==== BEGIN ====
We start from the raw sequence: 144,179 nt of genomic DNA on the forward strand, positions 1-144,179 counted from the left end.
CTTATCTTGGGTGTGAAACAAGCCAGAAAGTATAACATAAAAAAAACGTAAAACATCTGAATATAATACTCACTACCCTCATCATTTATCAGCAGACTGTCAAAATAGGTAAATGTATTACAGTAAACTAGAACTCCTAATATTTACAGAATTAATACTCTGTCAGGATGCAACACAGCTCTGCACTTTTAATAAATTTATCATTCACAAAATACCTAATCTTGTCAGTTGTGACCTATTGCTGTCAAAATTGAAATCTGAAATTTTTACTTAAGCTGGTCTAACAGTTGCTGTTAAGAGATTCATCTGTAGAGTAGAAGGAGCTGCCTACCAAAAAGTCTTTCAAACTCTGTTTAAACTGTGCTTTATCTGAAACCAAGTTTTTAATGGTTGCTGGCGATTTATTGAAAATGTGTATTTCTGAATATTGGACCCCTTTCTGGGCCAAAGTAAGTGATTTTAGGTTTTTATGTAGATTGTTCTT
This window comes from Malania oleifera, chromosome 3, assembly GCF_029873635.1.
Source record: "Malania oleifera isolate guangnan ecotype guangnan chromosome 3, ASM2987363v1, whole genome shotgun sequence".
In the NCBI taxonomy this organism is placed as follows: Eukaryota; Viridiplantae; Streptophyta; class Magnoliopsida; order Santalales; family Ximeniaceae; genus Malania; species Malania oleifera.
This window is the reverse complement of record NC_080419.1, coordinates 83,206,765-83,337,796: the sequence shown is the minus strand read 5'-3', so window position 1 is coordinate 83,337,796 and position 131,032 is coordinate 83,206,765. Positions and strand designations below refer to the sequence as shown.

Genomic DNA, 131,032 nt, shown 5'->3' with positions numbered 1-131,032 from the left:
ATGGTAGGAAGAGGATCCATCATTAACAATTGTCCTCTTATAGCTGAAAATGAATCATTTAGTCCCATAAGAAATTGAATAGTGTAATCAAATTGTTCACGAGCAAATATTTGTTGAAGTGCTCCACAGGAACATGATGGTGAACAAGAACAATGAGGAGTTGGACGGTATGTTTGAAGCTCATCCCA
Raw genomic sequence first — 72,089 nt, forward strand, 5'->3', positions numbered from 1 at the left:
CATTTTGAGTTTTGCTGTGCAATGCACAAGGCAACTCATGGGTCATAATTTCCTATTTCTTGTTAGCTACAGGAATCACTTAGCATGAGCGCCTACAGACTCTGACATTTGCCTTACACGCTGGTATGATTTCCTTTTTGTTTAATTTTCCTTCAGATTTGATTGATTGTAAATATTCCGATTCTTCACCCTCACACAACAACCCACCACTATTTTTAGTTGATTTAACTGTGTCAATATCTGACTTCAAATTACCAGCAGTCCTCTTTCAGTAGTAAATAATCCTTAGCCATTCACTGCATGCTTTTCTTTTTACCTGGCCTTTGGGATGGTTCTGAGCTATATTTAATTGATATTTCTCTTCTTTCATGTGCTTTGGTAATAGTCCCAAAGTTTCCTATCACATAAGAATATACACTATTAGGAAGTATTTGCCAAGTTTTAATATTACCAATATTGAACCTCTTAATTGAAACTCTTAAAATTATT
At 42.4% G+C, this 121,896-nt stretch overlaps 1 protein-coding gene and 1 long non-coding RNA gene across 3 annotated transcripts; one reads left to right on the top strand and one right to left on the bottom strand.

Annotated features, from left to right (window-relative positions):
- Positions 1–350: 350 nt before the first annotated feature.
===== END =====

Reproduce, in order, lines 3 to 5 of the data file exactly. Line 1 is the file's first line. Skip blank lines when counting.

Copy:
This window comes from Malania oleifera, chromosome 3, assembly GCF_029873635.1.
Source record: "Malania oleifera isolate guangnan ecotype guangnan chromosome 3, ASM2987363v1, whole genome shotgun sequence".
In the NCBI taxonomy this organism is placed as follows: Eukaryota; Viridiplantae; Streptophyta; class Magnoliopsida; order Santalales; family Ximeniaceae; genus Malania; species Malania oleifera.